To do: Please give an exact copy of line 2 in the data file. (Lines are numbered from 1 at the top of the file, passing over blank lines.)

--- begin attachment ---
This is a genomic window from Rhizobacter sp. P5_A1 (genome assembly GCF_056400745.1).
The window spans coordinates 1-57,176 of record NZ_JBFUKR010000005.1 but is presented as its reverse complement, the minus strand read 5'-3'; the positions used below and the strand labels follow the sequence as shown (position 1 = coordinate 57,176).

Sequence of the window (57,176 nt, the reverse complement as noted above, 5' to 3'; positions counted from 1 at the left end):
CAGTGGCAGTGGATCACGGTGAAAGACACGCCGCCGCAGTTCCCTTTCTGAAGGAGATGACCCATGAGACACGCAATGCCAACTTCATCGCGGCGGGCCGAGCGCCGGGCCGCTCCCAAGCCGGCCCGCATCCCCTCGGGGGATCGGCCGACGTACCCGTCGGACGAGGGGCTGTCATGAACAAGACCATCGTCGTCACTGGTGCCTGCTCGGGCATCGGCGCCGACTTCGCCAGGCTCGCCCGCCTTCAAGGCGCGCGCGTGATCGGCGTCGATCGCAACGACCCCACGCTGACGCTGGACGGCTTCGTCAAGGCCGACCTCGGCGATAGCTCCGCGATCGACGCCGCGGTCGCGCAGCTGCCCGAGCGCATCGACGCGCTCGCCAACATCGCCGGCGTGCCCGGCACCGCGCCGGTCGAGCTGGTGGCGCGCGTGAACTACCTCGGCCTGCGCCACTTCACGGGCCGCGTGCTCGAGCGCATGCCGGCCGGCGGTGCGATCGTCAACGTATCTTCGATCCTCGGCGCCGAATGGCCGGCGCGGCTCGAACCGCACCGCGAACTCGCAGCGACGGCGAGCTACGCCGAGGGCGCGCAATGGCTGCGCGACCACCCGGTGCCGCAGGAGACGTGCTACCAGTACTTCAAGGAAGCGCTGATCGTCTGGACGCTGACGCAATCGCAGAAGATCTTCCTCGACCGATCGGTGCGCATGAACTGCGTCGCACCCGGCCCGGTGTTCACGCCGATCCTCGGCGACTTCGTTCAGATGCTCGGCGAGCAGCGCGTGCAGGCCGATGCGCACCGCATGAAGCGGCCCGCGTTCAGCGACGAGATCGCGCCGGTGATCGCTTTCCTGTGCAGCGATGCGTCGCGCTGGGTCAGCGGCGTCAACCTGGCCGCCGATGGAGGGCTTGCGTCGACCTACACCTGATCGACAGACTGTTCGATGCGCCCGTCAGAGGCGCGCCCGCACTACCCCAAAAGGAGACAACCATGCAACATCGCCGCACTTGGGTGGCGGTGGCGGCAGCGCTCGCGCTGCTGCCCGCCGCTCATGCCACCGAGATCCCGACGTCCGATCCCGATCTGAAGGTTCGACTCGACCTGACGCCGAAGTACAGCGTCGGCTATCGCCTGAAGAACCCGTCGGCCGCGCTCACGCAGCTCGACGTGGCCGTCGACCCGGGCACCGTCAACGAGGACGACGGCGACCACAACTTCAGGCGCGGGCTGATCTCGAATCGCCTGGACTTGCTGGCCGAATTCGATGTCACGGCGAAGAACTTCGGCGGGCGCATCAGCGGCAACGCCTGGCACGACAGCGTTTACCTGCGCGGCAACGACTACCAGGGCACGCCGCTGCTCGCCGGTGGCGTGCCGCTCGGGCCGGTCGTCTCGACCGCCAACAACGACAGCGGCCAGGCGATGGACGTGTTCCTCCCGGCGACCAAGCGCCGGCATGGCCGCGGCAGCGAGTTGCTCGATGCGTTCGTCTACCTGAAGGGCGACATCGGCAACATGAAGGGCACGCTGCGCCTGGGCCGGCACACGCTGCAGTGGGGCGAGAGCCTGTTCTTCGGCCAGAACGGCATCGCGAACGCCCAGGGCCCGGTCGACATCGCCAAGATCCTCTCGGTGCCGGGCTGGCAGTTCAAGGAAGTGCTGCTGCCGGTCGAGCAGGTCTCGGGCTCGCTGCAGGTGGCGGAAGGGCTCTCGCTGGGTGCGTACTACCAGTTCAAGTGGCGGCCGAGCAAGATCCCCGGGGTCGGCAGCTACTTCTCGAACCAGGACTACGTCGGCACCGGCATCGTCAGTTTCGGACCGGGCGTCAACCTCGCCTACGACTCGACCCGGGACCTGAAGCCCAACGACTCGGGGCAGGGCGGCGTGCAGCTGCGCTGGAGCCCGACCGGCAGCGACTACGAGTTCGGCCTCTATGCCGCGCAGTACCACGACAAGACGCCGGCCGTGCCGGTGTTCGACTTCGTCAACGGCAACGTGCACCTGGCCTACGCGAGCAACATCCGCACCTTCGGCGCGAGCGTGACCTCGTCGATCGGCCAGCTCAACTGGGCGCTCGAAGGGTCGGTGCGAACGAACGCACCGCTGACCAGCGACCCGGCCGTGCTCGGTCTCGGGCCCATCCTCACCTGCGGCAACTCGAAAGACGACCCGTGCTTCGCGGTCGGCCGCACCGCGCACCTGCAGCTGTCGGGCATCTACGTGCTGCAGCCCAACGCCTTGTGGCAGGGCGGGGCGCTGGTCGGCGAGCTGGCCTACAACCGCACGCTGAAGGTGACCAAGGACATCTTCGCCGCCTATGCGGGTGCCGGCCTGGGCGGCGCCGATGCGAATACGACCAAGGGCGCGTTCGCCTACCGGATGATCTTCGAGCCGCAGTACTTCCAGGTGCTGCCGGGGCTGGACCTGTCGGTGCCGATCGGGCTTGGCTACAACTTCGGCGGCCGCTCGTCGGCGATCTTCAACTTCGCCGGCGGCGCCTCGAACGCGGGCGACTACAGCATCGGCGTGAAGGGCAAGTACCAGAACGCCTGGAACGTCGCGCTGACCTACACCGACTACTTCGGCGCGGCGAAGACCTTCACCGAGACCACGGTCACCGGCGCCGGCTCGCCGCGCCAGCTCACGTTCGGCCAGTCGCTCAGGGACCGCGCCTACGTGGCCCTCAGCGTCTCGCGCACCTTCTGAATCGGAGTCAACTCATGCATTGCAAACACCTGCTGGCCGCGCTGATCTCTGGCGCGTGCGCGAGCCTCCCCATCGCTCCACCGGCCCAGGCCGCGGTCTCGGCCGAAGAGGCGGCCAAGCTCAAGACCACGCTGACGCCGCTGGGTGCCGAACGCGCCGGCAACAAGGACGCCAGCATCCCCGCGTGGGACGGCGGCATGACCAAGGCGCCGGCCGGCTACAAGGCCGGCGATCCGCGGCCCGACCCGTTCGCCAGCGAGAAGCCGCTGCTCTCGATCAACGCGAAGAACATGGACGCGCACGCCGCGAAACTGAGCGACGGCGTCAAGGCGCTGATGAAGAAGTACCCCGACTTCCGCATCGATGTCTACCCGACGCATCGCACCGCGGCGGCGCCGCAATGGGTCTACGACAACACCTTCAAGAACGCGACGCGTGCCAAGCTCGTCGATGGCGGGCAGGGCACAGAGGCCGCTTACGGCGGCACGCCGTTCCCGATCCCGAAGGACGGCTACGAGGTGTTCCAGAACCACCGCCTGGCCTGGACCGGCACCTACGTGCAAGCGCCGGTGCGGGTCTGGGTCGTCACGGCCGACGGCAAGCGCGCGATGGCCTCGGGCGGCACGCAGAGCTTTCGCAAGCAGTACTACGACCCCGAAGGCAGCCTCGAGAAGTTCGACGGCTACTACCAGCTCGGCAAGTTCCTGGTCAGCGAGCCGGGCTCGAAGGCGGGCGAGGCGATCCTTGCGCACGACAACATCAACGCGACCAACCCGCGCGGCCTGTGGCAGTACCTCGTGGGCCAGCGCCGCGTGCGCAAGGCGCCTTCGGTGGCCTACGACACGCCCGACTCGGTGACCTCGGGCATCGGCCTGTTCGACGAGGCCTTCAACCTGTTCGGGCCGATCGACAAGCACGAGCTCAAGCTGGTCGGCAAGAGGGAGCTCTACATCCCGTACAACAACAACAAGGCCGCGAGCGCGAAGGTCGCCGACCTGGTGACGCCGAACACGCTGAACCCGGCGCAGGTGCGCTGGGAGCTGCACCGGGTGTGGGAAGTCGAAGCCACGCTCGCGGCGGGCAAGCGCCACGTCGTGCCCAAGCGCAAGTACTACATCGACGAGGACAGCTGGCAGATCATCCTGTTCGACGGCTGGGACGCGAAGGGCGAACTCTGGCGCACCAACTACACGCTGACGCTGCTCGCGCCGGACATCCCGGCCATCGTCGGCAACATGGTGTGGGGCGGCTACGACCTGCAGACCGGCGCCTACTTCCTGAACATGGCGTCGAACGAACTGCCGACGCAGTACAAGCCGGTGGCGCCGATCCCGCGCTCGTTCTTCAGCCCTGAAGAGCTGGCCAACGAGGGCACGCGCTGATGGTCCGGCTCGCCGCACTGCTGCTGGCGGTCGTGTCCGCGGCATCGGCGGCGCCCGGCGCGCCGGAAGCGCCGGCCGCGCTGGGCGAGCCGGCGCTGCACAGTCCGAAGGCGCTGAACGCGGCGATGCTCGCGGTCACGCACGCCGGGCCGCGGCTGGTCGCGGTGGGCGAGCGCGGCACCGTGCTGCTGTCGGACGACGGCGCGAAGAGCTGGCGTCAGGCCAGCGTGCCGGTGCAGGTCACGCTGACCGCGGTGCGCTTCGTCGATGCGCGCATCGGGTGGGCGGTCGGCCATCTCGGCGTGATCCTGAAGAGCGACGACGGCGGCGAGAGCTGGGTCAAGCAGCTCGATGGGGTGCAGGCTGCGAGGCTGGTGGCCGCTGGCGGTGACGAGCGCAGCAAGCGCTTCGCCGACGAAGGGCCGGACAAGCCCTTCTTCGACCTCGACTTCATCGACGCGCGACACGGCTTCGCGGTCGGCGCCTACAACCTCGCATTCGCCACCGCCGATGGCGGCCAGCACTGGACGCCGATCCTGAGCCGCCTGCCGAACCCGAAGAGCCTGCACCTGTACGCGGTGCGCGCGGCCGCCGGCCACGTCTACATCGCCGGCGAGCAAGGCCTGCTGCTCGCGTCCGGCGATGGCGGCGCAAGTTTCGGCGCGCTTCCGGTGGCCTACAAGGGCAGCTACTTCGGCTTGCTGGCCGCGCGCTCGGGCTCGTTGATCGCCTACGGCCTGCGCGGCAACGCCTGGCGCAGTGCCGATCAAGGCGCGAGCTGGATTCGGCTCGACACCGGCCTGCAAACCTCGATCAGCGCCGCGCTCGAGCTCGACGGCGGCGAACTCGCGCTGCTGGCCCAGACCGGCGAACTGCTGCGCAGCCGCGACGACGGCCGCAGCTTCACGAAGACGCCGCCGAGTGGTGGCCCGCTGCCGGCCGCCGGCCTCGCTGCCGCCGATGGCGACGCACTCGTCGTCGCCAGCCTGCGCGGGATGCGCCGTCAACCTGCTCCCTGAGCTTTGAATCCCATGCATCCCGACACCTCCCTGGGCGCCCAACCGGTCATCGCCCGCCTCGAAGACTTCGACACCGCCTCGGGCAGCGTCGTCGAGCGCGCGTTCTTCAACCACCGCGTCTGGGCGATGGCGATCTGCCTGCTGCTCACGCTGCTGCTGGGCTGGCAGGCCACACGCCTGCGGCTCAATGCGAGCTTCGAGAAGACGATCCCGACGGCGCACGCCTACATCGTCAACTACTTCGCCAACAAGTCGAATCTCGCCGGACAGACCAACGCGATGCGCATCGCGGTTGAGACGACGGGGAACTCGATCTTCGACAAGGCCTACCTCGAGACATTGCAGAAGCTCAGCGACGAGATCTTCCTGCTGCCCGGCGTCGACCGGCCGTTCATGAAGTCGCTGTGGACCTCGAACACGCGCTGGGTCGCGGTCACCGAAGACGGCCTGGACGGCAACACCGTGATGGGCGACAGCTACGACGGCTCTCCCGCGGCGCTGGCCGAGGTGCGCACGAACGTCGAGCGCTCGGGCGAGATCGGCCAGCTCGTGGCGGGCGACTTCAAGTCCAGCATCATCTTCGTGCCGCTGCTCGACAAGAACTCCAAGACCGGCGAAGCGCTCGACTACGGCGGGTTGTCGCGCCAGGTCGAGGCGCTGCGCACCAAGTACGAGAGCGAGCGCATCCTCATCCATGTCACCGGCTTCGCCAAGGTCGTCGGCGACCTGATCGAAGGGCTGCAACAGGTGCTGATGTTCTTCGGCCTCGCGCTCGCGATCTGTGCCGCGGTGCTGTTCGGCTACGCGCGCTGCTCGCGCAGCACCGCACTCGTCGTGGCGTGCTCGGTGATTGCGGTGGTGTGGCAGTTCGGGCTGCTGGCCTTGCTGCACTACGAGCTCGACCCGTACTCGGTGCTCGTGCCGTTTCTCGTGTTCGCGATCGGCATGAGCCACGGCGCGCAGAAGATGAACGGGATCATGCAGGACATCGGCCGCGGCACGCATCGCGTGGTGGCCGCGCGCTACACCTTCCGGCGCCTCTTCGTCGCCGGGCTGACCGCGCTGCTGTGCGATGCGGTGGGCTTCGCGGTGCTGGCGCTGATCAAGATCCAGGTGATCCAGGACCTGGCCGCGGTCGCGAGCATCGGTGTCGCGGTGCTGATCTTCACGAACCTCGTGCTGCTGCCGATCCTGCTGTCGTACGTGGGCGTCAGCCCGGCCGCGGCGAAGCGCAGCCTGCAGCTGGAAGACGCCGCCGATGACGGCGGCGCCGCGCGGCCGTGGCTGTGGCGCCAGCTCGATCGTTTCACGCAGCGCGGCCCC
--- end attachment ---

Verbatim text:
The window spans coordinates 1-57,176 of record NZ_JBFUKR010000005.1 but is presented as its reverse complement, the minus strand read 5'-3'; the positions used below and the strand labels follow the sequence as shown (position 1 = coordinate 57,176).